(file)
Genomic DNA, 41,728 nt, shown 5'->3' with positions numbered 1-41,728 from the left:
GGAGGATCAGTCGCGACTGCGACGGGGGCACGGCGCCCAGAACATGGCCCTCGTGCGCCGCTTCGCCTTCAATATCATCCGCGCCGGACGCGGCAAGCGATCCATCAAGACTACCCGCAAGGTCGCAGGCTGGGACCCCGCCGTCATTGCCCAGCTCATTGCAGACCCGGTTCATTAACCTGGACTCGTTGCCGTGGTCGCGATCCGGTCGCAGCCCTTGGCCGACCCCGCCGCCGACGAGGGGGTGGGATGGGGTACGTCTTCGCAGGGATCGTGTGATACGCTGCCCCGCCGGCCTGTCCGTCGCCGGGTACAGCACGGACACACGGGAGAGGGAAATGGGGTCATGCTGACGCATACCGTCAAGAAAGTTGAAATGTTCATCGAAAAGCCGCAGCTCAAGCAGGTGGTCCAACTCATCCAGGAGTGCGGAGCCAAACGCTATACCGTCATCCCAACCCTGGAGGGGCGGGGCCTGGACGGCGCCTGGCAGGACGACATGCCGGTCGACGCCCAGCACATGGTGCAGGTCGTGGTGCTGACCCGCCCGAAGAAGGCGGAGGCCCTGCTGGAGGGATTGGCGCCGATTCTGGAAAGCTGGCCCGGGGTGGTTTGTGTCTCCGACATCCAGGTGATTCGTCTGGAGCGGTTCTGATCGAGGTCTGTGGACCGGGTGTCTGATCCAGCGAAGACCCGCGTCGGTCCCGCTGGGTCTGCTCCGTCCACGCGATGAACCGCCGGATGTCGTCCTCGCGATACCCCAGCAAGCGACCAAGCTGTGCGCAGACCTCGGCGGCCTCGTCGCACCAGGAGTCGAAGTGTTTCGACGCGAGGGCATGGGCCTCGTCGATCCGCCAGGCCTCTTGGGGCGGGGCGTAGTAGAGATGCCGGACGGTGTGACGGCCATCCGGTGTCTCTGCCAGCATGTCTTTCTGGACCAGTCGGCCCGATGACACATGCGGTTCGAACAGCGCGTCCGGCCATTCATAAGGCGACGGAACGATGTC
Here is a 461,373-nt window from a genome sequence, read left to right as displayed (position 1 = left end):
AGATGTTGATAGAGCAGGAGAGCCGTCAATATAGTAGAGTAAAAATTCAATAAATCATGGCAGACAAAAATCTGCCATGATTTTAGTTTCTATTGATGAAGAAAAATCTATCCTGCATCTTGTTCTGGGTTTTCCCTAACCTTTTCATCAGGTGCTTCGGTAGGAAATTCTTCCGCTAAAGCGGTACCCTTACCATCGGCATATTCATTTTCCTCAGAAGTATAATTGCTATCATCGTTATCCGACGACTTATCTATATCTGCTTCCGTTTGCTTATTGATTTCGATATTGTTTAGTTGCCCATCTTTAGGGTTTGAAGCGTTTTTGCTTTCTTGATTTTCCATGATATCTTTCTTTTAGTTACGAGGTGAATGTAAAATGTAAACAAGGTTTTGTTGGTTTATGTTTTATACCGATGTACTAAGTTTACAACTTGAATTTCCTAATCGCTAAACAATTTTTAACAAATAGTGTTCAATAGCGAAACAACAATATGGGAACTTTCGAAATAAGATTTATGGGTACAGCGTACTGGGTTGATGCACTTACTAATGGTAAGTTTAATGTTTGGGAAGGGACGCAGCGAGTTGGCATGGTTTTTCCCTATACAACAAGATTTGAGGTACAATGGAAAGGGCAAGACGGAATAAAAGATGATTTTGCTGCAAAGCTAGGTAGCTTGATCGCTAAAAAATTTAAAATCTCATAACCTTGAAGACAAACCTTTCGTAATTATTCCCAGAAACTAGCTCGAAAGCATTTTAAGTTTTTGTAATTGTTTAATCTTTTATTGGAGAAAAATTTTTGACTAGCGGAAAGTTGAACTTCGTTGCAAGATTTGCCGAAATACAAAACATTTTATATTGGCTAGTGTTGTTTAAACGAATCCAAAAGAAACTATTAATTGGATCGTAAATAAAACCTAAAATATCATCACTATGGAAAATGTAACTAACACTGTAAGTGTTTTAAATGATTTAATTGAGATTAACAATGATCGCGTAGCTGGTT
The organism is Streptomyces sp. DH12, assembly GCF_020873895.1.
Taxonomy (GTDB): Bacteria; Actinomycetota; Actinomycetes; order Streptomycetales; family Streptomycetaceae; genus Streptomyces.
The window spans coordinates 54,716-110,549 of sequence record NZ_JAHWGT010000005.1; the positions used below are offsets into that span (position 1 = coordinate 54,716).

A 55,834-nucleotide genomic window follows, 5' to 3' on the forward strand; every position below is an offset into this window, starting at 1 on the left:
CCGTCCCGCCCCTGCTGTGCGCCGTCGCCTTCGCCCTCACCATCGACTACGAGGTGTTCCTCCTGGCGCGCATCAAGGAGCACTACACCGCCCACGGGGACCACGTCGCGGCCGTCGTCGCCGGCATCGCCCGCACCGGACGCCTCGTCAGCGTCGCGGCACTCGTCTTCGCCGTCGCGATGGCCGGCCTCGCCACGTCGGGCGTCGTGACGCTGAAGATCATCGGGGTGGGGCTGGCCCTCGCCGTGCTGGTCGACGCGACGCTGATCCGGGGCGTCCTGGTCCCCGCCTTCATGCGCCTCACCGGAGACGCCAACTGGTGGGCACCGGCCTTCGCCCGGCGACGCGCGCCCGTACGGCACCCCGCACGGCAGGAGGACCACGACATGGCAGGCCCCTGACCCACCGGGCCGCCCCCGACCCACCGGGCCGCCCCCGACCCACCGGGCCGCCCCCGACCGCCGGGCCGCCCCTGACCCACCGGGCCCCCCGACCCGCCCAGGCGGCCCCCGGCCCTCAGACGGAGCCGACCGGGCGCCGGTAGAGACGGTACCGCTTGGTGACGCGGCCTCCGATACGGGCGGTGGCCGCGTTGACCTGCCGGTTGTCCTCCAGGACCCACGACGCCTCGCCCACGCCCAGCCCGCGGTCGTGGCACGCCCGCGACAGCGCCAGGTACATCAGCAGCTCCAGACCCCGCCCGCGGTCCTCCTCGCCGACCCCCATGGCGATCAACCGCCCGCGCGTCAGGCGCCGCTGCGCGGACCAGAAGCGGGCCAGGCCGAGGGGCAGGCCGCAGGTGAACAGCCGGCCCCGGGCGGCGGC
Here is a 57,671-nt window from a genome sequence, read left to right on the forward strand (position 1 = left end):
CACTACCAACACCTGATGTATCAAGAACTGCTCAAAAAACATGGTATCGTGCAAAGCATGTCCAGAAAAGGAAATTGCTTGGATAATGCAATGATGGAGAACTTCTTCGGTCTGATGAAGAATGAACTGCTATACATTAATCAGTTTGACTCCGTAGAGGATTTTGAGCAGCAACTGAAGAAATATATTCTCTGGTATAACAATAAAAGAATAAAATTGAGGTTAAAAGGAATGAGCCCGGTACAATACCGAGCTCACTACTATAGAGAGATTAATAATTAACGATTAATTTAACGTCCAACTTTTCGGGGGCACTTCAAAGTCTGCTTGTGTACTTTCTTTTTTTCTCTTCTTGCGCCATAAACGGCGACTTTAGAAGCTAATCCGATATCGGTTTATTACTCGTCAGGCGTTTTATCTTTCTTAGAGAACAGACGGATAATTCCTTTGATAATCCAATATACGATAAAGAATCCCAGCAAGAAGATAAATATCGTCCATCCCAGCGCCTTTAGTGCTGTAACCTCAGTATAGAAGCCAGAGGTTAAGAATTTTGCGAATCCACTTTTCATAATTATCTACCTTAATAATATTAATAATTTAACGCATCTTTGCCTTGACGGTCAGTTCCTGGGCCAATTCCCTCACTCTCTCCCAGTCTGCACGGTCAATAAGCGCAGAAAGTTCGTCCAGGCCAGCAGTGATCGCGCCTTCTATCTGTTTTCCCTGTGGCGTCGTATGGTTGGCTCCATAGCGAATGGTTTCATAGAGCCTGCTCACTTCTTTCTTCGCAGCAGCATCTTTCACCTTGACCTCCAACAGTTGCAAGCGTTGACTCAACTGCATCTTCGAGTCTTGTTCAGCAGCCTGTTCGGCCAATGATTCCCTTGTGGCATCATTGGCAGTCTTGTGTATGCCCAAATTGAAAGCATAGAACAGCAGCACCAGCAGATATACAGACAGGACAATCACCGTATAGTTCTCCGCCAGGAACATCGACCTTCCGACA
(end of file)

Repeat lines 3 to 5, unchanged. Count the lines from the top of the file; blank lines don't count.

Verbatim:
Here is a 461,373-nt window from a genome sequence, read left to right as displayed (position 1 = left end):
AGATGTTGATAGAGCAGGAGAGCCGTCAATATAGTAGAGTAAAAATTCAATAAATCATGGCAGACAAAAATCTGCCATGATTTTAGTTTCTATTGATGAAGAAAAATCTATCCTGCATCTTGTTCTGGGTTTTCCCTAACCTTTTCATCAGGTGCTTCGGTAGGAAATTCTTCCGCTAAAGCGGTACCCTTACCATCGGCATATTCATTTTCCTCAGAAGTATAATTGCTATCATCGTTATCCGACGACTTATCTATATCTGCTTCCGTTTGCTTATTGATTTCGATATTGTTTAGTTGCCCATCTTTAGGGTTTGAAGCGTTTTTGCTTTCTTGATTTTCCATGATATCTTTCTTTTAGTTACGAGGTGAATGTAAAATGTAAACAAGGTTTTGTTGGTTTATGTTTTATACCGATGTACTAAGTTTACAACTTGAATTTCCTAATCGCTAAACAATTTTTAACAAATAGTGTTCAATAGCGAAACAACAATATGGGAACTTTCGAAATAAGATTTATGGGTACAGCGTACTGGGTTGATGCACTTACTAATGGTAAGTTTAATGTTTGGGAAGGGACGCAGCGAGTTGGCATGGTTTTTCCCTATACAACAAGATTTGAGGTACAATGGAAAGGGCAAGACGGAATAAAAGATGATTTTGCTGCAAAGCTAGGTAGCTTGATCGCTAAAAAATTTAAAATCTCATAACCTTGAAGACAAACCTTTCGTAATTATTCCCAGAAACTAGCTCGAAAGCATTTTAAGTTTTTGTAATTGTTTAATCTTTTATTGGAGAAAAATTTTTGACTAGCGGAAAGTTGAACTTCGTTGCAAGATTTGCCGAAATACAAAACATTTTATATTGGCTAGTGTTGTTTAAACGAATCCAAAAGAAACTATTAATTGGATCGTAAATAAAACCTAAAATATCATCACTATGGAAAATGTAACTAACACTGTAAGTGTTTTAAATGATTTAATTGAGATTAACAATGATCGCGTAGCTGGTT
The organism is Streptomyces sp. DH12, assembly GCF_020873895.1.